Estonia is one of the less popular locations for IT nearshoring in the world. Sitting near other Baltic countries, Lithuania and Latvia, the region is home to a number of advantages that have attracted many multinationals looking to outsource their software development. These include excellent infrastructure, high-quality talent, favourable legal system and cyber security environment. This article will explore the landscape of the Estonian IT market and look into the pros and cons of outsourcing services there.
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State of the IT industry in Estonia
Estonia is one of the best software development countries in Europe. The ICT industry has contributed to the Estonian economy with turnover that exceeds 3.6 billion euros. The IT sector generates 5.9% of the entire workforce in Estonia, with over 4,800 employees. There are also 130 different countries connected to the Estonian software development industry.
Estonia’s modern information and communication technologies have been a key factor in its economic success story – from rapid e-state reforms to digital public services and innovation-driven entrepreneurship – this tiny Baltic state has become a global frontrunner for innovative software development solutions on a national scale as well as internationally recognized internet hub with high connectivity speeds and low data costs.
Estonia is unique in the fact that it boasts more startups per capita than any other member of the European Union.
Being able to claim that you live in the capital of start-ups per capita is true for Estonia. With the IT sector contributing to the Estonian economy a turnover exceeding 3.6 billion euros, it is clear to see why there are so many people working there and why the country is doing so well economically. There are 4.6 times more startups per capita than the European average.
The same goes for the scarce unicorn companies. Estonia has dished out seven of them, which, again, is the most in Europe. It’s quite astonishing that such a little country with a modest software development sector was able to house the now multinational companies like Bolt, Skype, Pipedrive, Wise, and Playtech.
The country has given its e-governance progress to 60 governments and exported its software to over 130 nations around the world. From Skype to e-Residency, the Estonian IT industry and energetic startup community have no fear in developing cutting-edge e-services that change the world.
The booming economy of Estonia is largely due to an understanding of how important it is for a nation’s success, especially when they want their country to be considered “developed”, for them to have competitive advantages in technology and innovation; something which can only happen if there is a robust technology industry.
Estonia has embraced the principles of innovation, and this has been recognised by industry leaders such as Microsoft and SAP who opened their offices there. The country is seen as especially innovative in the field of online voting and digital ID cards. Other services Estonia is proficient in include business processes, software development, web development, Artificial Intelligence, managed services, digital transformation, and machine learning.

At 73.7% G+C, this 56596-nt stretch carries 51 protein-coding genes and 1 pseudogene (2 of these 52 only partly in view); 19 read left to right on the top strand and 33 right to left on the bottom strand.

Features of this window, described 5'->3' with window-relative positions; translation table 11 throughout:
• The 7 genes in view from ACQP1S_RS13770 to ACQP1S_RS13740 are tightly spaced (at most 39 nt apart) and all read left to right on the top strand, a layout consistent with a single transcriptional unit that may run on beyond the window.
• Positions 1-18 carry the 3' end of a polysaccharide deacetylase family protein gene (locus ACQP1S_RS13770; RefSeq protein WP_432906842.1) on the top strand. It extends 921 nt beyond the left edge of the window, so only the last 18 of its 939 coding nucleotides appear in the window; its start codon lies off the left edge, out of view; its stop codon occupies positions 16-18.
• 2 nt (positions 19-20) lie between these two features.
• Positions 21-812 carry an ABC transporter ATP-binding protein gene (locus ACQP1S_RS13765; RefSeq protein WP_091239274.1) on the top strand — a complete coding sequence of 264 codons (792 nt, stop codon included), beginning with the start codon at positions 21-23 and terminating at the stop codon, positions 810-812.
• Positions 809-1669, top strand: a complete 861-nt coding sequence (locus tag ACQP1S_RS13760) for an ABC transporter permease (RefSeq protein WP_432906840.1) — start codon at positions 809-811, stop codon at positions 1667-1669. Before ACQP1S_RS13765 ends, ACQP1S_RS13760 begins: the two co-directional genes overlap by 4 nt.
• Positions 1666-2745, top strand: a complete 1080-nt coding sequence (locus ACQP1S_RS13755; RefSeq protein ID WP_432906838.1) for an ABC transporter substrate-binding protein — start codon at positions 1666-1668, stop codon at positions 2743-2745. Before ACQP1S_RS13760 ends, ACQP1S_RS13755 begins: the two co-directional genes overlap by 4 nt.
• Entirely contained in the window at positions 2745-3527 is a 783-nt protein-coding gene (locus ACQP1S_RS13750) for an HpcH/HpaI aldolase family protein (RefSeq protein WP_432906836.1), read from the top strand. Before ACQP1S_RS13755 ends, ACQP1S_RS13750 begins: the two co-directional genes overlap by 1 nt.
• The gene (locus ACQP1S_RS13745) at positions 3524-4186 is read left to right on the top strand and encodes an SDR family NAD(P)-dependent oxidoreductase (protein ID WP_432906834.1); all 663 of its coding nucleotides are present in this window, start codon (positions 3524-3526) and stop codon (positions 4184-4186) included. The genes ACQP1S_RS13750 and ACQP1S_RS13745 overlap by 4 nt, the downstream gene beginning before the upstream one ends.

In order to maintain this prosperous economy, Estonia implemented a number of economic reforms that aided the development of their public sector and domestic market, with emphasis on tech startup companies. It was a great start for a country who had been once considered as a forgotten outpost still languishing in post-communist limbo.
Pros and cons of nearshoring a dedicated development team to Estonia
Nearshoring to Estonia has many benefits that also come with potential downsides. One of the positives is that it has a strong startup community, with the most startups per capita. It also ranks high in education and quality of
professionals. For those who want to maintain good communication, there is a convenient time zone when performing IT nearshoring. Apparently, the cost of labor in Estonia is low compared to other high-income countries.
There are also challenges when choosing IT nearshoring to Estonia. One of them is a modest pool of professionals working in the field of ICT, which makes it problematic when software development companies want to expand their business. Even Estonians themselves don’t like being called the Silicon Valley of Europe since there’s just so little local talent to choose from. It’s more likely for Estonian companies to outsource their services elsewhere as they expand.
Another thing is that the rates are quite a bit higher than in other Eastern European countries, which defeats the purpose of cutting costs when nearshoring.
Poland seems to have a much better situation in terms of talent, with a pool that’s absolutely massive and hundreds of software companies. Poland also benefits from a low cost of living and a much better location in terms of commercial markets and transportation, making it the ideal choice for nearshoring to Eastern Europe.
Nearshoring development services to Poland gives companies access to many more talented employees, which allows them to grow their company without having to disrupt their business because they don’t have enough skilled software developers nearby. Furthermore, the difference in costs between nearshoring in Estonia and Poland is there, albeit it’s not that big.